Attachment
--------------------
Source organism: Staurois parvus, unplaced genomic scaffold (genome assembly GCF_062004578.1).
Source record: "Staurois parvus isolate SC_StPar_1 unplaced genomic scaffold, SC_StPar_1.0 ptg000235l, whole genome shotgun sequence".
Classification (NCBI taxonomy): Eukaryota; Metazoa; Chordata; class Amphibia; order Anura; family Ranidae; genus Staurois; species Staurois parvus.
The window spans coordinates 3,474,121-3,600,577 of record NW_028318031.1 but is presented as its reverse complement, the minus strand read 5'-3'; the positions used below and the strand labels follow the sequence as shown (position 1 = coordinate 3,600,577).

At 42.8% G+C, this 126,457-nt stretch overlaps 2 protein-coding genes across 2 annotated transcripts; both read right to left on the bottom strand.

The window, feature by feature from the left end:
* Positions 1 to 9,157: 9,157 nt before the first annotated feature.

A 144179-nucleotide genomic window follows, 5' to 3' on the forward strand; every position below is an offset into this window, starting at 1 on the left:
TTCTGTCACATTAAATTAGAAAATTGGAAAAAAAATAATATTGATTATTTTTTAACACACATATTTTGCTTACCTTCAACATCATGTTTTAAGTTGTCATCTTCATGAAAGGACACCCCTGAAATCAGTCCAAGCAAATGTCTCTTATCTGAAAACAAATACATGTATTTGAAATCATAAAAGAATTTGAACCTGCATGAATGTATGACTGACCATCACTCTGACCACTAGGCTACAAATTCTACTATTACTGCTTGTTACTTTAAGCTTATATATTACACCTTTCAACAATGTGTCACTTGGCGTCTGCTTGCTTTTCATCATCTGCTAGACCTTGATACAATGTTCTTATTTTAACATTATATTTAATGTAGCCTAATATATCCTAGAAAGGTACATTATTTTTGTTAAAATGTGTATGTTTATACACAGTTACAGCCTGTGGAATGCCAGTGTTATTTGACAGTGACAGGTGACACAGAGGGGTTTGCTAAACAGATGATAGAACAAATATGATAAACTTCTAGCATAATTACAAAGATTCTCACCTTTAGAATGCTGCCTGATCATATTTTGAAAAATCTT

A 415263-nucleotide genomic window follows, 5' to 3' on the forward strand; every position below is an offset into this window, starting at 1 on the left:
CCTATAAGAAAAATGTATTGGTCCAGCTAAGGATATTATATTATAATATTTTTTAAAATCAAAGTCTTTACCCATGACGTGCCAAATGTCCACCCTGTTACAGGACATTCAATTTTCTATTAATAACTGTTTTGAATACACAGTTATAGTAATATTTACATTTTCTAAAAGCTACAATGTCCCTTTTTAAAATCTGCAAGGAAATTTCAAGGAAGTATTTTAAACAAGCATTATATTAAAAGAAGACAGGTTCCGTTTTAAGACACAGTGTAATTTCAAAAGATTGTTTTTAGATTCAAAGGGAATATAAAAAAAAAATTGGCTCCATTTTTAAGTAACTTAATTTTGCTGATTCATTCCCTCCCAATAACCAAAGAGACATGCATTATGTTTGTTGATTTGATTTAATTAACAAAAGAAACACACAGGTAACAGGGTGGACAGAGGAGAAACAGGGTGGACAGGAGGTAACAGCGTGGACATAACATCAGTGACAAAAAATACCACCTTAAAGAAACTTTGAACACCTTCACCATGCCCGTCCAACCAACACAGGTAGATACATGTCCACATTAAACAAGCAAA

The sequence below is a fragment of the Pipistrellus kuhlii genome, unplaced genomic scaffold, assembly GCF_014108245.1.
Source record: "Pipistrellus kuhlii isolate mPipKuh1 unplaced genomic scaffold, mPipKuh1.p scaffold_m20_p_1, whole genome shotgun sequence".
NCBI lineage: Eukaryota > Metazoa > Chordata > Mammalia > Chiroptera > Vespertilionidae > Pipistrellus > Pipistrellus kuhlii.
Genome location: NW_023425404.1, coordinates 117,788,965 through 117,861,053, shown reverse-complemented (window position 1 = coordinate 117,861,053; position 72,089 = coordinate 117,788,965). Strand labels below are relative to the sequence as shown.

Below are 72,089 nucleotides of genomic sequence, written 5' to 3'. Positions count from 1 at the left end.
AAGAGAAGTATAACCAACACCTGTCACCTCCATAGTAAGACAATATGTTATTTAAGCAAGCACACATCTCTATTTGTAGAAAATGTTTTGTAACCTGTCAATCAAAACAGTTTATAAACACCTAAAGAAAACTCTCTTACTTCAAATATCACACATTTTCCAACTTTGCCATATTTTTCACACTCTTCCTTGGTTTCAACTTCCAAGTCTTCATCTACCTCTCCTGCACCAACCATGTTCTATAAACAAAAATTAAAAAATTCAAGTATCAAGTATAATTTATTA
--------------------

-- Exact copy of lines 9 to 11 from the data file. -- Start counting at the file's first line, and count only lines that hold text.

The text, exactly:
TTCTGTCACATTAAATTAGAAAATTGGAAAAAAAATAATATTGATTATTTTTTAACACACATATTTTGCTTACCTTCAACATCATGTTTTAAGTTGTCATCTTCATGAAAGGACACCCCTGAAATCAGTCCAAGCAAATGTCTCTTATCTGAAAACAAATACATGTATTTGAAATCATAAAAGAATTTGAACCTGCATGAATGTATGACTGACCATCACTCTGACCACTAGGCTACAAATTCTACTATTACTGCTTGTTACTTTAAGCTTATATATTACACCTTTCAACAATGTGTCACTTGGCGTCTGCTTGCTTTTCATCATCTGCTAGACCTTGATACAATGTTCTTATTTTAACATTATATTTAATGTAGCCTAATATATCCTAGAAAGGTACATTATTTTTGTTAAAATGTGTATGTTTATACACAGTTACAGCCTGTGGAATGCCAGTGTTATTTGACAGTGACAGGTGACACAGAGGGGTTTGCTAAACAGATGATAGAACAAATATGATAAACTTCTAGCATAATTACAAAGATTCTCACCTTTAGAATGCTGCCTGATCATATTTTGAAAAATCTT

A 415263-nucleotide genomic window follows, 5' to 3' on the forward strand; every position below is an offset into this window, starting at 1 on the left:
CCTATAAGAAAAATGTATTGGTCCAGCTAAGGATATTATATTATAATATTTTTTAAAATCAAAGTCTTTACCCATGACGTGCCAAATGTCCACCCTGTTACAGGACATTCAATTTTCTATTAATAACTGTTTTGAATACACAGTTATAGTAATATTTACATTTTCTAAAAGCTACAATGTCCCTTTTTAAAATCTGCAAGGAAATTTCAAGGAAGTATTTTAAACAAGCATTATATTAAAAGAAGACAGGTTCCGTTTTAAGACACAGTGTAATTTCAAAAGATTGTTTTTAGATTCAAAGGGAATATAAAAAAAAAATTGGCTCCATTTTTAAGTAACTTAATTTTGCTGATTCATTCCCTCCCAATAACCAAAGAGACATGCATTATGTTTGTTGATTTGATTTAATTAACAAAAGAAACACACAGGTAACAGGGTGGACAGAGGAGAAACAGGGTGGACAGGAGGTAACAGCGTGGACATAACATCAGTGACAAAAAATACCACCTTAAAGAAACTTTGAACACCTTCACCATGCCCGTCCAACCAACACAGGTAGATACATGTCCACATTAAACAAGCAAA